On day one of a Tory government you could phase in two things that our economy badly needs – a 10% flat rate of corporation tax ( partly met by the end of business tax reliefs ) and a basic personal allowance of £14,000 p/a for all taxpayers ( partly funded by an end to most income tax breaks , tax credits getting the boot and fewer meanstested benefits for the working poor ). If you wish to protect people & business from the destructive impact of tax & spend then how about some radical ideas rather than handwringing platitudes ? 48% want tax cuts even if public services get less money and about 85% think taxes are too high . Steven McCabe admits high taxes caused younger voters to vote Tory in Crewe & Nantwich , Denis MacShane wants cuts in taxes & public spending to save Labour from losing the next general election and Nick Clegg wants a smaller state with some net cuts in taxation . The trend in favour of economic liberalism is clear – shaping economic policy accordingly by ditching our misguided commitment to match Labour's high tax causing public spending plans is just commonsense . Tax cuts if costed are popular – time for messars Cameron & Osborne to wake up and smell the coffee ! Such a policy is hardly right wing extremism if parts of Labour & the Lib Dems want it as well !

  4. mikestallard
    Posted May 31, 2008 at 6:03 pm | Permalink

    People in the Media (Radio 4) are now talking about the need for investors to find something safe now they are fleeing from currency and housing. How about oil and cereals? Hence, apparently, a lot of the price rise in petrol and grain.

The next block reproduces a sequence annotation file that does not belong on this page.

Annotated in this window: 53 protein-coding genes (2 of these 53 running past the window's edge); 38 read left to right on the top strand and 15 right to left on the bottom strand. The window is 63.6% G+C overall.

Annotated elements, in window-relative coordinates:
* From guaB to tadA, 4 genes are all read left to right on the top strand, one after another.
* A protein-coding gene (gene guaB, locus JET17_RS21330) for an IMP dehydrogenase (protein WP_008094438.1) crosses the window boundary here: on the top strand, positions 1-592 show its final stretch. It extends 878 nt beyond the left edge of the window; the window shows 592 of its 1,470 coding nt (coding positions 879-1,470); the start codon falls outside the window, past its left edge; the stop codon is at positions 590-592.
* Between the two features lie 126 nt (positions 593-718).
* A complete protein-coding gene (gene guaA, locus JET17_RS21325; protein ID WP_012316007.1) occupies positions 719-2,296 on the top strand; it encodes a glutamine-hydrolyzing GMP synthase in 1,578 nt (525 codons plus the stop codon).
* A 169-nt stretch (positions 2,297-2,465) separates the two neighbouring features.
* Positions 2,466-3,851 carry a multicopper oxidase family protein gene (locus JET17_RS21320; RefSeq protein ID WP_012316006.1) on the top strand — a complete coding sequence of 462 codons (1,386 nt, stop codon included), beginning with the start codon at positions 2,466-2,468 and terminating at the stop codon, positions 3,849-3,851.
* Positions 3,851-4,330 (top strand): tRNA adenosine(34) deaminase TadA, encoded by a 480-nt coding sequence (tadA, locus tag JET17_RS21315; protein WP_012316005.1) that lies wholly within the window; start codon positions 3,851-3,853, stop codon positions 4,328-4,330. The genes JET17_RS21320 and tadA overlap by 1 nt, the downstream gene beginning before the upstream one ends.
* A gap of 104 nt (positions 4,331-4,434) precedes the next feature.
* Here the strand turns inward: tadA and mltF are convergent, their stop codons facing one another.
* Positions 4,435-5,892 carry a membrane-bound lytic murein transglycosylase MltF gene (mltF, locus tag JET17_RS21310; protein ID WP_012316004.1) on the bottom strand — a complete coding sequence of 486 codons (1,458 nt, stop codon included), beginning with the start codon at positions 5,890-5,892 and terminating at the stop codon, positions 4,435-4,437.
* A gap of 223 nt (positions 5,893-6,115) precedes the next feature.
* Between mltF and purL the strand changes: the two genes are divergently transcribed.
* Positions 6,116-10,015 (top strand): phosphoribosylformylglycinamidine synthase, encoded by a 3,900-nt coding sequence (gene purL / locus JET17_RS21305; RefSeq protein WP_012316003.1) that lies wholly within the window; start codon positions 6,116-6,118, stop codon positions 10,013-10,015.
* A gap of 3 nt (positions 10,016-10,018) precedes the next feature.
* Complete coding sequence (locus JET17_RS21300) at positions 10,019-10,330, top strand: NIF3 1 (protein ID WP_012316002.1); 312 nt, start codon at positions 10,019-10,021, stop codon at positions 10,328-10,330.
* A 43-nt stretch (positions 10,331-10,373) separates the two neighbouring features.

Round here the fields are uniformly viridian green with young cereals – all going on bio fuel. It reminds me of Mao when he gave the entire food stock of China to Eastern Europe in the hope that he would get the bomb in exchange (he eventually did). This misuse of our magnificent, fertile farms seems to me to be just about as daft.

    Of course, you're right when you say that the government will cop it.
    My own wish is that just a teeny weeny little bit will rub off, too, on Brussels.

  5. Adrian Peirson
    Posted May 31, 2008 at 11:37 pm | Permalink

    My Opinion is that the Worlds Economy is under a sustained and deliberate subversive attack by the Global elite, they intend to collapse the system, starve us into submission and force us to accept their Collective New World Order.
    http://www.prisonplanet.com

    Reply: The global elite does not have that cohesion or intent.

  • About John Redwood


    John Redwood won a free place at Kent College, Canterbury, and graduated from Magdalen College Oxford. He is a Distinguished fellow of All Souls, Oxford. A businessman by background, he has set up an investment management business, was both executive and non executive chairman of a quoted industrial PLC, and chaired a manufacturing company with factories in Birmingham, Chicago, India and China. He is the MP for Wokingham, first elected in 1987.